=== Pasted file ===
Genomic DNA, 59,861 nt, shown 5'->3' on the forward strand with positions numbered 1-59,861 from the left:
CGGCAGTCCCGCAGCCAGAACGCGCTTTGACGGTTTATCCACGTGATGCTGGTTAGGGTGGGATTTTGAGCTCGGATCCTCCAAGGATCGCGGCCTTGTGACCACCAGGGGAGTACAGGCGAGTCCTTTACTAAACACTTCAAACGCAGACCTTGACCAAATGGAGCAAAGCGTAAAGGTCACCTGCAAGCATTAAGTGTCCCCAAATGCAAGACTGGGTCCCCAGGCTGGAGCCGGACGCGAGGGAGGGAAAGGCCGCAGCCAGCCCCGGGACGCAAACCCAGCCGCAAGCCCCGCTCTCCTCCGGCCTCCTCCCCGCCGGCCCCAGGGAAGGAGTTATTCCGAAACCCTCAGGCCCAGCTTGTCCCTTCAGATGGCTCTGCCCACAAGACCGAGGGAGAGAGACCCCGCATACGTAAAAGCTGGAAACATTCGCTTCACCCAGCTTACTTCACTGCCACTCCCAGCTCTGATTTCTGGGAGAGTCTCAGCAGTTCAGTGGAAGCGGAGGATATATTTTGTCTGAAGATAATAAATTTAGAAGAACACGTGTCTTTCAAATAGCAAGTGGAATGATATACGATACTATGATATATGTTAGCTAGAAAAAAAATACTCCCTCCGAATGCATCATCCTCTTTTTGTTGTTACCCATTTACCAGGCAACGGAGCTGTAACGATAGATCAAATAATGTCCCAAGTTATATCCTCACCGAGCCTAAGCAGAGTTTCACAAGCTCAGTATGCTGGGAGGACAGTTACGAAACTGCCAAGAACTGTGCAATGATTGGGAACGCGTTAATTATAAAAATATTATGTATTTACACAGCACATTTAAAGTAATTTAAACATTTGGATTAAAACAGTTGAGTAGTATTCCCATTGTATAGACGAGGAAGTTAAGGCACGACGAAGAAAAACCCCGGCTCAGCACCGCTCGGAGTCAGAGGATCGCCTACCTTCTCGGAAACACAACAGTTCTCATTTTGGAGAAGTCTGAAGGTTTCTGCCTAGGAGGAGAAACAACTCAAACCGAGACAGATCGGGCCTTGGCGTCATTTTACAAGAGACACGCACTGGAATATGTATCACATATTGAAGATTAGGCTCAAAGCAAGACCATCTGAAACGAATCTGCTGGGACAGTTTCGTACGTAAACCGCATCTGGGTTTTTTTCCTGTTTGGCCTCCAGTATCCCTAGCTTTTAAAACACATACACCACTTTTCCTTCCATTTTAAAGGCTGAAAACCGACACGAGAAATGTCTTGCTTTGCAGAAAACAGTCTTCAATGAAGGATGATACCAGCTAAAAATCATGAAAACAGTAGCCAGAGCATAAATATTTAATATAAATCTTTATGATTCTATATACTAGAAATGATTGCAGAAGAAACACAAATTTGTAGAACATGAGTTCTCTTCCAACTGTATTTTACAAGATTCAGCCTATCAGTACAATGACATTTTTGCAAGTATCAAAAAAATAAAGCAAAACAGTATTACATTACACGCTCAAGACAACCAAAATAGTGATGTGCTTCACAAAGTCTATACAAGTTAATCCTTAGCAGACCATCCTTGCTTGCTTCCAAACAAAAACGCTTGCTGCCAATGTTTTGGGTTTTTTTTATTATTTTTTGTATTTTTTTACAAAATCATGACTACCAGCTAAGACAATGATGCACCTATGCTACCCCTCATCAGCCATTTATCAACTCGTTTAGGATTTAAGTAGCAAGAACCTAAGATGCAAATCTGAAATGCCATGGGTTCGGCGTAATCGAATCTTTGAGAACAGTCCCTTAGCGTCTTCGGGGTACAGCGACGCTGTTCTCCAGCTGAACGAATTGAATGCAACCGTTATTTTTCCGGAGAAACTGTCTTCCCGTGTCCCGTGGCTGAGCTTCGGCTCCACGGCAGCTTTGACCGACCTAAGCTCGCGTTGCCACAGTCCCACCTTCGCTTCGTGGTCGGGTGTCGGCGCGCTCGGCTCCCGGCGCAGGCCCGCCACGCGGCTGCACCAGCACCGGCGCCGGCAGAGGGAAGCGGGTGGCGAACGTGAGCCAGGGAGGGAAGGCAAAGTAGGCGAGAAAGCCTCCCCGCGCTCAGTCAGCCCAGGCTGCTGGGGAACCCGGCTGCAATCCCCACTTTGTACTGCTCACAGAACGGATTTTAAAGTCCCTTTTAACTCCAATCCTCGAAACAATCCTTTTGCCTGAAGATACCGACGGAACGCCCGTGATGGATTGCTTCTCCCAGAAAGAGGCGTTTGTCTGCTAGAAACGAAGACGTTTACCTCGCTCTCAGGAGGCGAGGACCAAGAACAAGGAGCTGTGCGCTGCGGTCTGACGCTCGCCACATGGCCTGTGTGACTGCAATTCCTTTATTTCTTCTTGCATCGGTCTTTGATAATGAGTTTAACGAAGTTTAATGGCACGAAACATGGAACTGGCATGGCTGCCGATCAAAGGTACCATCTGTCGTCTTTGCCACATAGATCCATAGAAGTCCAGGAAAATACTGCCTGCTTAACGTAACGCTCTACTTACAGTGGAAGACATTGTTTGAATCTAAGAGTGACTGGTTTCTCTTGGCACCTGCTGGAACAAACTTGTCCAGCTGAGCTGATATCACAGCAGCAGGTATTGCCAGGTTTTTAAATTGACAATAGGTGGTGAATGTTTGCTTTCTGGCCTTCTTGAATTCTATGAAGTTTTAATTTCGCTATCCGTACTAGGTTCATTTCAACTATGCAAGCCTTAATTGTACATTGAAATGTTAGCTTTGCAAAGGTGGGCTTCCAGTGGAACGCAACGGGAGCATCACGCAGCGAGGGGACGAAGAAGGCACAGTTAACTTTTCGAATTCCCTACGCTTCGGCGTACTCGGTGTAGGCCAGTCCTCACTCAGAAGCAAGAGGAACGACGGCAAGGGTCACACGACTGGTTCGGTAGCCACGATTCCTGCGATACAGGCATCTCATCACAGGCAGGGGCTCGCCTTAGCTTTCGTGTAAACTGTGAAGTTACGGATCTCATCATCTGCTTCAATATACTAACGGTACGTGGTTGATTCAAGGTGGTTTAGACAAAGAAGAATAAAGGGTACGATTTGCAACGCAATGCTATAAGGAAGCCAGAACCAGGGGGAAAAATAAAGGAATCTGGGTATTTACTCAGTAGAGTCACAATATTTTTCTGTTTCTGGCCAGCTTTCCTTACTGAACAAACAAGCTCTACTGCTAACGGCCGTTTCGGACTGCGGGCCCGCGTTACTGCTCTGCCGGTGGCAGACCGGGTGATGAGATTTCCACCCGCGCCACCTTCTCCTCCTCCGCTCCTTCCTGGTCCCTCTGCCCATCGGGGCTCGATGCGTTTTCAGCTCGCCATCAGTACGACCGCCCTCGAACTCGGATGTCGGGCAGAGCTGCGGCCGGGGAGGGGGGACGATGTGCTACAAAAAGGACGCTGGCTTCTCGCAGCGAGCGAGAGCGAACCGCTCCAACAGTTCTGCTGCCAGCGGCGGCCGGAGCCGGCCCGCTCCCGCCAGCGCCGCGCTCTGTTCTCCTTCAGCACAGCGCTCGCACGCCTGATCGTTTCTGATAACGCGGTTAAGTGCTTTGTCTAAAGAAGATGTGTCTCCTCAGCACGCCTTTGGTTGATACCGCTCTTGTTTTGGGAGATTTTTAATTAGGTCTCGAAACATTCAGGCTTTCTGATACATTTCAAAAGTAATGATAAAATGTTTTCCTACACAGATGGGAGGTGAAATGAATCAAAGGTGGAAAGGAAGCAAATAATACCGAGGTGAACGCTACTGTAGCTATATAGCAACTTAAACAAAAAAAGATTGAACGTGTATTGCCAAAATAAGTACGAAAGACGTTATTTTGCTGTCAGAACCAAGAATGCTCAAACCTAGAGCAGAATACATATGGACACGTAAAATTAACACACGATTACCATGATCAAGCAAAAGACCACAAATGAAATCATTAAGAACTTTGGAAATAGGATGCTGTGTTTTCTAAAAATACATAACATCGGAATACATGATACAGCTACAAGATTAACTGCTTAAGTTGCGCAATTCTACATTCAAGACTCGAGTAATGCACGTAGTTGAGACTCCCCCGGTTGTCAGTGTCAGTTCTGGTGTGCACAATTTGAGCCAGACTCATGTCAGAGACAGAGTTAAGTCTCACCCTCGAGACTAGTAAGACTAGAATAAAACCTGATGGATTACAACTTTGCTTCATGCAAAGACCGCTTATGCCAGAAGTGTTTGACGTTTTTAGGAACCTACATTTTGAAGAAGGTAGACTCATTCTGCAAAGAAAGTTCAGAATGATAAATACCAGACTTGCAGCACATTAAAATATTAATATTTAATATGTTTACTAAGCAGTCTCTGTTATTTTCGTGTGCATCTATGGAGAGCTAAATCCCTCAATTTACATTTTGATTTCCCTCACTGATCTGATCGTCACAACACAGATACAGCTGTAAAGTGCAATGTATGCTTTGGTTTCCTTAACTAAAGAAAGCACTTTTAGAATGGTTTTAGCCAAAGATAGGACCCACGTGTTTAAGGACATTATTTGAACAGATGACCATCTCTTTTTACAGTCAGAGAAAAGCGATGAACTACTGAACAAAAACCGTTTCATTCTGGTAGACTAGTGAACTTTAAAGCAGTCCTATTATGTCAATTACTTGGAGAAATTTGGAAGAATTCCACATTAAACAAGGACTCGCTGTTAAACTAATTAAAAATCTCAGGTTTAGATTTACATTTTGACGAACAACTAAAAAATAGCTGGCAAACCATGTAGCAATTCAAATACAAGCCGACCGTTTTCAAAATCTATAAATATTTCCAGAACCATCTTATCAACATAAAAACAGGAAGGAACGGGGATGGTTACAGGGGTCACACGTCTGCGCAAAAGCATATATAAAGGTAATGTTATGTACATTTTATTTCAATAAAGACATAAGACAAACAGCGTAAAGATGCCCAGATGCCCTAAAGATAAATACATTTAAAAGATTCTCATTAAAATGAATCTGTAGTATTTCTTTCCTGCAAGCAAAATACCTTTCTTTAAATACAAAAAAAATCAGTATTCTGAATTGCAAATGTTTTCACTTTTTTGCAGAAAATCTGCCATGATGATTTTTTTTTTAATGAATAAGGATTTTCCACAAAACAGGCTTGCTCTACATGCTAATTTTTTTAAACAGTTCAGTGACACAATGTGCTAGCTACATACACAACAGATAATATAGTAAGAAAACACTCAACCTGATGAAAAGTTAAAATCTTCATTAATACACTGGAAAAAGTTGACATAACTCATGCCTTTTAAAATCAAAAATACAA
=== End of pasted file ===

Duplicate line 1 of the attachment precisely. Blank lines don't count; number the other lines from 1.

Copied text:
Genomic DNA, 59,861 nt, shown 5'->3' on the forward strand with positions numbered 1-59,861 from the left: